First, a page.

Directly injecting fuel in two-stroke spark-ignition (2S-SI) engines will significantly reduce fuel short-circuiting losses. The liquid phase liquefied petroleum gas (LPG) DI (LLDI) mode has not been studied on 2S-SI engines even though this fuel is widely used for transportation. In this experimental work a 2S-SI gasoline-powered engine used on three-wheelers was modified to operate in LLDI mode with an electronic engine controller. The influences of injection pressure (IP), end of injection (EOI) timing, location of the spark plug, and type of injector on performance, combustion, and emissions were studied at different operating conditions. EOI close to bottom dead center with the spark plug located near the exhaust port was the most suitable for the LLDI mode which significantly enhanced the fuel trapping efficiency and improved the thermal efficiency. At 70% throttle condition the brake thermal efficiency increased from 19% to 25.6% and there was an 87% reduction in hydrocarbon (HC) emission compared to liquid phase LPG manifold injection. The use of multi-hole injector extended the maximum power output due to better in-cylinder mixture formation,…
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Methods of Pegging Cylinder Pressure to Maximize Data Quality

Michigan Tech APS LABS-Jeremy Worm
Michigan Technological Univ-Darrell Robinette
Published 2019-04-02 by SAE International in United States
Engine cylinder pressure is traditionally measured with a piezo-electric pressure transducer, and as such, must be referenced or pegged to a known value. Frequently, the cylinder pressure is pegged to the pressure in the intake manifold plenum whereby the manifold absolute pressure (MAP) at the end of the intake stroke is measured and the cylinder pressure trace for the entire cycle is adjusted such that the cylinder pressure is set equal to the manifold pressure at the end of the intake stroke. However, any error in pegging induces an error in the cylinder pressure trace, which has an adverse effect on the entire combustion analysis. This research is focused on assessing the pegging error for several pegging methods across a wide range of engine operating conditions, and ultimately determining best practices to minimize error in pegging and the calculated combustion metrics. The study was conducted through 1D simulations using the commercially available GT-Power. The test matrix included variations of speed, load, intake runner length and intake valve timing. Five different pegging locations were compared, and…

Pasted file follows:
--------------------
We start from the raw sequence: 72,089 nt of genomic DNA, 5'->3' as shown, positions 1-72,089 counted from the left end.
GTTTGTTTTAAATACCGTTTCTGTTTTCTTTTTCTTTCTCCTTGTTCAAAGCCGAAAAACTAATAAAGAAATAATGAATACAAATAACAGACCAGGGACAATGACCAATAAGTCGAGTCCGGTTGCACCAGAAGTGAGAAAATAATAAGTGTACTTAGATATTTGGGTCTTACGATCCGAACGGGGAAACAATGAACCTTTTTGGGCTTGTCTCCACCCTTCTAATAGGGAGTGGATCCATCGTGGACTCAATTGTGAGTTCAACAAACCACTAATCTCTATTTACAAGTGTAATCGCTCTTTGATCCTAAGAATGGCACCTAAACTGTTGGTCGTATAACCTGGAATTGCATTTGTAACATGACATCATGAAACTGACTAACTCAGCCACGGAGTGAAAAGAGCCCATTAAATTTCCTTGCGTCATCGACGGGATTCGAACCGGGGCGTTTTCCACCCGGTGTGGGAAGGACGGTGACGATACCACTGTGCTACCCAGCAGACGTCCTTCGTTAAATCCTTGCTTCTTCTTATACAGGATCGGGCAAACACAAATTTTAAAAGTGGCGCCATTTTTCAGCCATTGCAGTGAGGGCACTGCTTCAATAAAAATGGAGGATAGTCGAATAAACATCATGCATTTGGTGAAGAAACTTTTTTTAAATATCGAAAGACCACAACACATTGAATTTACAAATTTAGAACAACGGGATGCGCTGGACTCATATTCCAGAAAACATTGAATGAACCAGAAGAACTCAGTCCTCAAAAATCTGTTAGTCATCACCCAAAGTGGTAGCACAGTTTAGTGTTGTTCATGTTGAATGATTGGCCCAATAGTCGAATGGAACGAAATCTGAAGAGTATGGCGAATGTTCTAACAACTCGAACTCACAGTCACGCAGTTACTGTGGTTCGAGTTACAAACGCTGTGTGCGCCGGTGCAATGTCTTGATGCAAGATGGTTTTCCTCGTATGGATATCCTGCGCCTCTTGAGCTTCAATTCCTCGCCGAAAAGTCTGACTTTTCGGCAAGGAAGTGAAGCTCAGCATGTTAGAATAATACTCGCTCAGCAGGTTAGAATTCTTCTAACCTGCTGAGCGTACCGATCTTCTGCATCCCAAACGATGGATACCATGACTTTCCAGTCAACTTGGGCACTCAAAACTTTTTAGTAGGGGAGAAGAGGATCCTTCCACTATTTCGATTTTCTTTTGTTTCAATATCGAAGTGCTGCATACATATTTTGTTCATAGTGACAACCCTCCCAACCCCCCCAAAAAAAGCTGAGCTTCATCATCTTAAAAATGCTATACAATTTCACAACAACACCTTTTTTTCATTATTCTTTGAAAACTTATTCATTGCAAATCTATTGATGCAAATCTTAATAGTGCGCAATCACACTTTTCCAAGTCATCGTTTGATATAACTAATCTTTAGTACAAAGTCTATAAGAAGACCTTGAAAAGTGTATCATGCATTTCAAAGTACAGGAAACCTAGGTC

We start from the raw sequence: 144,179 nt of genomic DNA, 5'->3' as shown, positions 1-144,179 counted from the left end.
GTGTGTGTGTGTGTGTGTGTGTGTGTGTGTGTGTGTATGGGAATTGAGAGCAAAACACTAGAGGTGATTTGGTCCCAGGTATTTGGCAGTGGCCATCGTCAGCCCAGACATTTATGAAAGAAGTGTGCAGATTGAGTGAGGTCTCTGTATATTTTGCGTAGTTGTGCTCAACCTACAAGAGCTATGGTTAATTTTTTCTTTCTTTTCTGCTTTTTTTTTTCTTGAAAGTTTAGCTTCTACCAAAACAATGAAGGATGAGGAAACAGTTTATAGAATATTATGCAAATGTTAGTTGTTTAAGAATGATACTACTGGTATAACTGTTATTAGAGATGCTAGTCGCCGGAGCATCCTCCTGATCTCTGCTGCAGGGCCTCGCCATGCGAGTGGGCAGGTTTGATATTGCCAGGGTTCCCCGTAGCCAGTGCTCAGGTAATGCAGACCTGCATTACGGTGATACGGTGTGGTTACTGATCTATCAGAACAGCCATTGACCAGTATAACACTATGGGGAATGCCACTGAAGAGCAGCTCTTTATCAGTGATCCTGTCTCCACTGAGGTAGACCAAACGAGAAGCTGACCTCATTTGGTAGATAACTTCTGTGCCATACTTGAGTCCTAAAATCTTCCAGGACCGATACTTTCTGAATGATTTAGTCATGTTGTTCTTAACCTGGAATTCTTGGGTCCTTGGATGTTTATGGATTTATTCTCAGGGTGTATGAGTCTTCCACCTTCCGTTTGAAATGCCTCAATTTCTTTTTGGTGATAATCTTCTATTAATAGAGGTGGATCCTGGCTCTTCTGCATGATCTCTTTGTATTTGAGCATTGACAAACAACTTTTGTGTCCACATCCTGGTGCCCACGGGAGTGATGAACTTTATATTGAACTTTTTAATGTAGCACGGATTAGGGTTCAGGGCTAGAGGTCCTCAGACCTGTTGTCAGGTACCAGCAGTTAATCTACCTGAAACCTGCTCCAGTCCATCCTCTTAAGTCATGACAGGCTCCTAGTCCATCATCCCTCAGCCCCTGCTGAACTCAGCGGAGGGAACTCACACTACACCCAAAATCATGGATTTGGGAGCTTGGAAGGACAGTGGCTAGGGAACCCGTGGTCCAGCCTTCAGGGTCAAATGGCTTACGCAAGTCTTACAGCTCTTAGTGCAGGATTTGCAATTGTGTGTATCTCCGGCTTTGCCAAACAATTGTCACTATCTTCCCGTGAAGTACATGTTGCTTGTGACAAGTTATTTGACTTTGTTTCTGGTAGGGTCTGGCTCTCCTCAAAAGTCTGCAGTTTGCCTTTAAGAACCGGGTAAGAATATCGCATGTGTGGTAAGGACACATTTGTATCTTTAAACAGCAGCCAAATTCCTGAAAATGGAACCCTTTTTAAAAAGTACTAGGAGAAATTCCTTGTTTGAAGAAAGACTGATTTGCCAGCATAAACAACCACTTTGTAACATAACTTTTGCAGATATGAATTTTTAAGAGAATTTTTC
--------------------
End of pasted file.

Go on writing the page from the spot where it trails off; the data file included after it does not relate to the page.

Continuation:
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Modeling Heavy-Duty Engine Thermal Management Technologies to Meet Future Cold Start Requirements

IAV Automotive Engineering Inc-Yinyan Huang
IAV GmbH-David Kovacs, Hendrik Rauch, Reza Rezaei
Published 2019-04-02 by SAE International in United States
The low-NOx standard for heavy-duty trucks proposed by the California Air Resources Board will require rapid warm-up of the aftertreatment system. Several different engine technologies are being considered to meet this need. In this study, a 1-D engine model was first used to evaluate several individual control strategies capable of increasing the exhaust enthalpy and decreasing the engine-out NOX over the initial portion of the cold start FTP cycle. The additional fuel consumption resulting from these strategies was also quantified with the model. Next, several of those strategies were combined to create a hypothetical aftertreatment warm-up mode for the engine. The model was then used to evaluate potential benefits of an air gap manifold (AGM) and two different turbine by-pass architectures. The detailed geometry of the AGM model was taken into account, having been constructed from a real prototype design. An equally detailed manifold model consisting of a single thick layer with the thermal properties of cast iron served as the baseline. The AGM provided ~30°C increase in temperature and a 13% increase in enthalpy…
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Cylinder to Cylinder Variation Related to Gas Injection Timing on a Dual-Fuel Engine

HAN University of Applied Sciences-Quintin Pet, Peter Mesman
Lund University-Menno Merts, Sebastian Verhelst
Published 2019-04-02 by SAE International in United States
The natural gas/diesel dual-fuel engine is an interesting technique to reduce greenhouse gas emission. A limitation of this concept is the emission of un-combusted methane. In this study we analyzed the influence of PFI gas-injection timing on cylinder to cylinder gas-distribution, and the resulting methane emissions. This was done on a 6 cylinder HD engine test bench and in a GT-power simulation of the same engine. The main variable in all tests was the timing of the intake port gas injection, placed either before, after, or during the intake stroke. It showed that injecting outside of the intake window resulted in significant variation of the amount of trapped gaseous fuel over the 6 cylinders, having a strong impact on methane emissions. Injecting outside of the intake stroke results in gas awaiting in the intake port. Both testing and simulation made clear that as a result of this, cylinder 1 leans out and cylinder 6 enriches. The simulation showed how this is caused by the airflow into the manifold, which enters the manifold close to cylinder…